Penitentiaries and correctional facilities will often have inmates pay their debt to society by working for it. Much of the unskilled labor traditionally done by chain gangs is obsolete, like railroad building. Other work has been automated, like license plate stamping. One California state facility has found modern, lucrative blue collar work for the 21st century: Tech Journalism.
It all started when Michael Arrington was locked up in the drunk tank after the Boxbnb launch party. He was found stumbling around the streets of San Francisco at 4am waiving a half eaten burrito at taxis and bicyclists yelling “Do you know who I am? I’m the CEO of Yahoo!” and then laughing maniacally. Arrington was only locked up for the night, but it gave the facility’s warden, Rudolf Hazen, an idea.
Since this is San Francisco, most of the facility’s guards have their own startups. Hazen invests in most of these businesses, but has trouble getting them coverage. Since Arrington was now under Hazen’s roof until he sobered up, he forced Arrington to teach the inmates how to write about startups. It took a drunk Arrington a few hours to teach the inmates the ins and outs of modern tech journalism:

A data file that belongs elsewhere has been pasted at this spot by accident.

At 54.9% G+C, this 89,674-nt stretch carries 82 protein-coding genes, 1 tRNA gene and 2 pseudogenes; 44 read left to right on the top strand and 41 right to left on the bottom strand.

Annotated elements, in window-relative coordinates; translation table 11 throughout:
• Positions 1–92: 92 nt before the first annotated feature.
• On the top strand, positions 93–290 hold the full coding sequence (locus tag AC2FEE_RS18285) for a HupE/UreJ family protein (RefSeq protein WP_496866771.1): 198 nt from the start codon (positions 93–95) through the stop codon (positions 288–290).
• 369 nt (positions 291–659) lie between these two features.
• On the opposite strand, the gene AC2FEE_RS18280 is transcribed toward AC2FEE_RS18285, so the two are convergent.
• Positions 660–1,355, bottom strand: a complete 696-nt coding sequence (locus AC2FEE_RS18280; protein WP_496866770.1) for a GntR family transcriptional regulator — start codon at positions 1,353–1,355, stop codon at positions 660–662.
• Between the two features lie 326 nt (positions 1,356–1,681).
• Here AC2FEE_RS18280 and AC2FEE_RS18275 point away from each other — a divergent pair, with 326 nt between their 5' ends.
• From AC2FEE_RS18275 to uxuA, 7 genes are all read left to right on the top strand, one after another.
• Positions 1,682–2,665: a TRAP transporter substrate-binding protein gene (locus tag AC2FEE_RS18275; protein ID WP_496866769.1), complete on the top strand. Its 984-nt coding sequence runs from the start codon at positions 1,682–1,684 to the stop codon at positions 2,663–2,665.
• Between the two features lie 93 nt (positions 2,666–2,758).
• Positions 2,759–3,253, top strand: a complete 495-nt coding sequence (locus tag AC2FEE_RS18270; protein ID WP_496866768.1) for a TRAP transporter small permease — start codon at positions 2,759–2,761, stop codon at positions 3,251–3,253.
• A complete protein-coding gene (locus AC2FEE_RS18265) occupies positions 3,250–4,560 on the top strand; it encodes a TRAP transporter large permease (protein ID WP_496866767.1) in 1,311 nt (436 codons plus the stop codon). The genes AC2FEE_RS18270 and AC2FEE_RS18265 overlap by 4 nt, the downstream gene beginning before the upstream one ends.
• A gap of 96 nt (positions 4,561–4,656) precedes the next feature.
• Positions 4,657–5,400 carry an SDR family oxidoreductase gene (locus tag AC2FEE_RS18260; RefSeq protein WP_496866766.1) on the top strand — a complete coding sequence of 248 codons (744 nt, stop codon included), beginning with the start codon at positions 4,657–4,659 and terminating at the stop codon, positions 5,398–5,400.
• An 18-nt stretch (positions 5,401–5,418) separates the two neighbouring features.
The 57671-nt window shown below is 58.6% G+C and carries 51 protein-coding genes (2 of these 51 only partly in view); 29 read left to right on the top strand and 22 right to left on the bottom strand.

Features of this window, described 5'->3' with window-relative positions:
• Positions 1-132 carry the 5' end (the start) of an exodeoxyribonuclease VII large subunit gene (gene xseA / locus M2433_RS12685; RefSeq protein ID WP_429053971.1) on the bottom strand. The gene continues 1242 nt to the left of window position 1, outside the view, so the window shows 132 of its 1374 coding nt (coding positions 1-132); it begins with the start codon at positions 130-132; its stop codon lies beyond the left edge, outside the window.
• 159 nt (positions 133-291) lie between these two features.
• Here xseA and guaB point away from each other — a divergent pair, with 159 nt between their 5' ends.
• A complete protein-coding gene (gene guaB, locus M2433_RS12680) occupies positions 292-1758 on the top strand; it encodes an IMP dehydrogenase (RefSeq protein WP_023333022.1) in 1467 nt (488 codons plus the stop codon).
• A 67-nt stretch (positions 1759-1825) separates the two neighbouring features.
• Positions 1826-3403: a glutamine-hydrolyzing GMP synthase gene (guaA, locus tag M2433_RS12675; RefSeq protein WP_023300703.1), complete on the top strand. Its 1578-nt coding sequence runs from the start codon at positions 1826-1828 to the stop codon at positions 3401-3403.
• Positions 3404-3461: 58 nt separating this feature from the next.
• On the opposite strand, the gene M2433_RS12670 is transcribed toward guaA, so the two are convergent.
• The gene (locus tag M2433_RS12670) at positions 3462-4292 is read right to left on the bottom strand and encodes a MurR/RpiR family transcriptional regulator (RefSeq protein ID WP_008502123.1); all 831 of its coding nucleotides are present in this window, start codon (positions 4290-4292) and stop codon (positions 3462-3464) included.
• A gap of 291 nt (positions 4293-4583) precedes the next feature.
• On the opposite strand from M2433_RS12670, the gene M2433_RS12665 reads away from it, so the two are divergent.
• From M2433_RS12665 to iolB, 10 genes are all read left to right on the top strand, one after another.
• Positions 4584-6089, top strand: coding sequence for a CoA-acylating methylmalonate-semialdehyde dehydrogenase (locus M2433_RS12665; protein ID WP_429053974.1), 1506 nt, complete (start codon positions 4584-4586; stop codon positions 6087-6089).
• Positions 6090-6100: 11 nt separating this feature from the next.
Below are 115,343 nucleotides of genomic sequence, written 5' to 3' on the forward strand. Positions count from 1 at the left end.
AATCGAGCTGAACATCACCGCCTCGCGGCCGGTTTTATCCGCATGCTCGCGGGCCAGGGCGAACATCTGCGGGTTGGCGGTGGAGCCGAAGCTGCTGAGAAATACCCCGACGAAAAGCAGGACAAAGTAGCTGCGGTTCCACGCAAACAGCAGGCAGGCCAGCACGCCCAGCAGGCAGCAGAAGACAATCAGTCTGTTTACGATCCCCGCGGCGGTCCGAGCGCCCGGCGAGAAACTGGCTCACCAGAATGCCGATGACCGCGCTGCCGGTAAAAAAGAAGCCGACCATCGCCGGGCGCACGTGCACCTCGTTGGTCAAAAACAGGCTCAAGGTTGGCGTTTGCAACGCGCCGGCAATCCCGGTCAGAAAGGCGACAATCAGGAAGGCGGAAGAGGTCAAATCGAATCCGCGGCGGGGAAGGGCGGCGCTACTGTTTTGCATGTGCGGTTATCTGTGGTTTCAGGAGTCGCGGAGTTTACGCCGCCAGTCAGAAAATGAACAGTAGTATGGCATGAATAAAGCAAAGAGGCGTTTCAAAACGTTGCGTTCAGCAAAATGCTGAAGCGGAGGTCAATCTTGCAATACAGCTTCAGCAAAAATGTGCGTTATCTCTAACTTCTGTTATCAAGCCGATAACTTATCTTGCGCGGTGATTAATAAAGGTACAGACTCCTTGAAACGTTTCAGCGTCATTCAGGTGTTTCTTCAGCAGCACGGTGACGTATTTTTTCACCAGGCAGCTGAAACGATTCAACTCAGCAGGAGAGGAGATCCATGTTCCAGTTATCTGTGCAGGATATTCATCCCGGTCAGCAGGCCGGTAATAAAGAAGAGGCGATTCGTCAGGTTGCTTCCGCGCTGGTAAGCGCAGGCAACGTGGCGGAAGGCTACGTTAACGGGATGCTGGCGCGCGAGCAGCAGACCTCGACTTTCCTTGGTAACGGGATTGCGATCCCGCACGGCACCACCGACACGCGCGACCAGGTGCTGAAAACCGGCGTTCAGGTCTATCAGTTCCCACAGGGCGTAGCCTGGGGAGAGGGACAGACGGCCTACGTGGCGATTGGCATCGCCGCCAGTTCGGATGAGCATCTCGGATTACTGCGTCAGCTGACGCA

We focused on rumors and funding announcements. These articles require the least amount of research. Since you want to get them out as fast as possible, we removed proofreading from our process. Readers will post corrections to spelling, grammar, and even content in the comments section. The inmates will respond to comments and can get defensive when readers call them out, sometimes to the point of violent verbal abuse. We thought this might give them away as criminals or at least amateurs, but nobody seems to have noticed.
Hazen wouldn’t tell us the name of the blog but he did say that it has been acquired and was part of AOL Tech.